How Long Does it Take to Watch… (via @Premium Funny) Admit it: most of you are just as geeked about 24 coming back on as I am. Sadly, fans of Jack Bauer have wasted the most possible TV time of anybody out there. (Instead of “wasted,” I prefer “investing in crucial knowledge or else the terrorists will win.”)

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How To Keep A Library Of (Physical) Books. I love me some books (especially the ones that deal with grammar). Ryan Holiday schools us on how to organize an incredibly large library.

I’ll be real clear about the benefits of owning physical books: You own them. They are there, physically, in your house. You cannot forget about them. A different app is not one click away. You can see patterns. You can gauge your progress. You can show off your efforts (and you should–reading is something to be proud of). You can look for what you need, find it on the shelf and satisfyingly say “Ah, here it is” and find the exact passage you marked for this purpose.

The secret of the five top. (via Seth Godin) There are some great nuggets in here for churches. Newcomers’ events, anyone?

In my experience–I’m sharing a hugely valuable secret here–you score a big win when you put five people at tables for four instead. Five people, that magical prime number, pushes everyone to talk to everyone. The close proximity makes it more difficult to find a place for the bread basket, but far, far easier for people to actually do what they came to do, which is connect with one another.

Father and Four Year Old Daughter Sing “Tonight You Belong To Me”(HT Tastefully Offensive) This is quirky, sweet, and hilarious all at once. Makes me want to learn how to play a little pink guitar.

Yes, yes. I realize that summer break is roughly 1/3 over. But I’m just now getting around to some vacation reading, which means I’m just now getting around to my sort of annual suggested reading list.

“Why should we pay any attention to your book suggestions?!?” You shriek. Because Oprah is busy running a network and she doesn’t have time to oversee a book club, that’s why. Somebody has to step in, and I’m glad to do it.

So without further adieu, here are the top seven books I’ve read over the last few months. I highly recommend ’em for your beach reads…

Church Membership: How the World Knows Who Represents Jesus, Jonathan Leeman. Leeman gives a great view-from-the-pew perspective on why covenant membership is important. This is a required read for all of our Connections team this year.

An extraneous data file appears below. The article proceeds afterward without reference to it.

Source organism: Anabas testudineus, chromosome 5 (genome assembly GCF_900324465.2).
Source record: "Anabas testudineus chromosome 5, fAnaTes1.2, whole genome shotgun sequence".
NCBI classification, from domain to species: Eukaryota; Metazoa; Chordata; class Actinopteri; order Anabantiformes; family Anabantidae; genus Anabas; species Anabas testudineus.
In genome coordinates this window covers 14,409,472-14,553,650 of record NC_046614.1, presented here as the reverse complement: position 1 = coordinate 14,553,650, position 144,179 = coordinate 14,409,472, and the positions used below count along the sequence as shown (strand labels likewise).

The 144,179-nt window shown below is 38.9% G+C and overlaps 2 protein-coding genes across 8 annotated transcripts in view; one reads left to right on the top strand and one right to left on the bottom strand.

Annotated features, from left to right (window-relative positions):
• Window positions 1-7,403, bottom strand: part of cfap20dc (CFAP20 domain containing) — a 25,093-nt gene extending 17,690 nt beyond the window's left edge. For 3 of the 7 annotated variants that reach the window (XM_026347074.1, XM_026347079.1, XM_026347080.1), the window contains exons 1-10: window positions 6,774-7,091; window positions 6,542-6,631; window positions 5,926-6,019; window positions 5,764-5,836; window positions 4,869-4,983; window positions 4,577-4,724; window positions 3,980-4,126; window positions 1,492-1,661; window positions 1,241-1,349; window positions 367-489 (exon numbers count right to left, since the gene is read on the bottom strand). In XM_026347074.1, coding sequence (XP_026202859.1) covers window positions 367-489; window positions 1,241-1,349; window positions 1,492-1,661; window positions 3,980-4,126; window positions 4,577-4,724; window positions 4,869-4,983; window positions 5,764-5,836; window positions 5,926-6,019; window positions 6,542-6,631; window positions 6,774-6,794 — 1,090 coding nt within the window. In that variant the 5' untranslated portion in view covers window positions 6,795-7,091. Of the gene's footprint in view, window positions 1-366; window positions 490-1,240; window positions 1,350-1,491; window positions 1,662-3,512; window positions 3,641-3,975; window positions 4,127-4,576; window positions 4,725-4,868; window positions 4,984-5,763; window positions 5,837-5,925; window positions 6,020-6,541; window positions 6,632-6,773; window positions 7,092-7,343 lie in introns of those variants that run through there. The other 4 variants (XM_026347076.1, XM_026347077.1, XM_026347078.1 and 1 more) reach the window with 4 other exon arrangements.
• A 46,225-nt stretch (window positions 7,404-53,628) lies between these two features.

Connect: How to Double Your Number of Volunteers, Nelson Searcy. Searcy is the king of church systems. He gives a great play-by-play of how to identify, invite, and retain the most important people in ministry: volunteer servants.

Dangerous Calling: Confronting the Unique Challenges of Pastoral Ministry, Paul David Tripp. Perhaps the most spiritually challenging book I’ve ever read, Tripp squares off against the pastor’s common enemies of pride and self-sufficiency.

The Honest Toddler: A Child’s Guide to Parenting, Bunmi Laditan. I finished this book a couple of days ago and was literally sore from laughing. I think I LOLed on all but about five pages. Seriously, if you’re a parent you have to buy this one. Funniest book I’ve ever read. Ever.

Raving Fans: A Revolutionary Approach to Customer Service, Ken Blanchard & Sheldon Bowles. If you serve retail customers or church guests, this book is a quick, easily-implemented read to change the way you look at both.

Red Letters: Living a Faith That Bleeds, Tom Davis. Davis’ Fields of the Fatherless was a game changer for me a few years back when Merriem and I were praying through adoption. He challenges the American church’s apathy towards the worldwide AIDS epidemic.

Sent: How One Ordinary Family Traded the American Dream for God’s Greater Purpose, Hilary Alan. This could be one of the most impactful “calling” books I’ve ever encountered. Hilary and her family are personal friends. I’ve had the privilege of observing them from God’s call on their family to their time overseas to their re-entry into stateside life. If you’ve never read a page-turning disciple-making story, this one’ll get you started.

What am I missing? What have you read lately that should be on my list? Comment below.